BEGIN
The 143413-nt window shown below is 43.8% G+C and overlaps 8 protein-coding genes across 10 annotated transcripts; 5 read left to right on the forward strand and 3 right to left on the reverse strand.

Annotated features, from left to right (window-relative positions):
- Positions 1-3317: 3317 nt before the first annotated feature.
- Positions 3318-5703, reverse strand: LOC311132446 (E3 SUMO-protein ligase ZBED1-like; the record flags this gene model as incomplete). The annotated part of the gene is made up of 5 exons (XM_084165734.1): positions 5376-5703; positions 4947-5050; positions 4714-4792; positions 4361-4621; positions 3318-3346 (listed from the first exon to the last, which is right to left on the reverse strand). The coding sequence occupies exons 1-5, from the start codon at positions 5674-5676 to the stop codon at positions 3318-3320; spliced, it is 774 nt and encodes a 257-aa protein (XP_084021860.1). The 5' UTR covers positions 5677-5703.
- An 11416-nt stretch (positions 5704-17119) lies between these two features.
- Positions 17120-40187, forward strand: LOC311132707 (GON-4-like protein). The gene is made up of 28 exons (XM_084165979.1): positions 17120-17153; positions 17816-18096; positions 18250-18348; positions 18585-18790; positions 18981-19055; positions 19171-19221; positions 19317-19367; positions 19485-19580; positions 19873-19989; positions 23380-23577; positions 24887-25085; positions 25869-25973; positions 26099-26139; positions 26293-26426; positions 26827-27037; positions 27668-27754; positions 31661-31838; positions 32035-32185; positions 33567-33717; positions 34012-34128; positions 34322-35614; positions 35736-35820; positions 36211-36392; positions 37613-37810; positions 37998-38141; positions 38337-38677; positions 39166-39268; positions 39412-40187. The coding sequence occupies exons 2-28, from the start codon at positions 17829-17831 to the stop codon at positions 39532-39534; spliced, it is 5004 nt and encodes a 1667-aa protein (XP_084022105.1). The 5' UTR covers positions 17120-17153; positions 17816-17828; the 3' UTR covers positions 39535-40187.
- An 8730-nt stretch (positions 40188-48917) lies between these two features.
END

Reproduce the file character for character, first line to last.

The 143413-nt window shown below is 43.8% G+C and overlaps 8 protein-coding genes across 10 annotated transcripts; 5 read left to right on the forward strand and 3 right to left on the reverse strand.

Annotated features, from left to right (window-relative positions):
- Positions 1-3317: 3317 nt before the first annotated feature.
- Positions 3318-5703, reverse strand: LOC311132446 (E3 SUMO-protein ligase ZBED1-like; the record flags this gene model as incomplete). The annotated part of the gene is made up of 5 exons (XM_084165734.1): positions 5376-5703; positions 4947-5050; positions 4714-4792; positions 4361-4621; positions 3318-3346 (listed from the first exon to the last, which is right to left on the reverse strand). The coding sequence occupies exons 1-5, from the start codon at positions 5674-5676 to the stop codon at positions 3318-3320; spliced, it is 774 nt and encodes a 257-aa protein (XP_084021860.1). The 5' UTR covers positions 5677-5703.
- An 11416-nt stretch (positions 5704-17119) lies between these two features.
- Positions 17120-40187, forward strand: LOC311132707 (GON-4-like protein). The gene is made up of 28 exons (XM_084165979.1): positions 17120-17153; positions 17816-18096; positions 18250-18348; positions 18585-18790; positions 18981-19055; positions 19171-19221; positions 19317-19367; positions 19485-19580; positions 19873-19989; positions 23380-23577; positions 24887-25085; positions 25869-25973; positions 26099-26139; positions 26293-26426; positions 26827-27037; positions 27668-27754; positions 31661-31838; positions 32035-32185; positions 33567-33717; positions 34012-34128; positions 34322-35614; positions 35736-35820; positions 36211-36392; positions 37613-37810; positions 37998-38141; positions 38337-38677; positions 39166-39268; positions 39412-40187. The coding sequence occupies exons 2-28, from the start codon at positions 17829-17831 to the stop codon at positions 39532-39534; spliced, it is 5004 nt and encodes a 1667-aa protein (XP_084022105.1). The 5' UTR covers positions 17120-17153; positions 17816-17828; the 3' UTR covers positions 39535-40187.
- An 8730-nt stretch (positions 40188-48917) lies between these two features.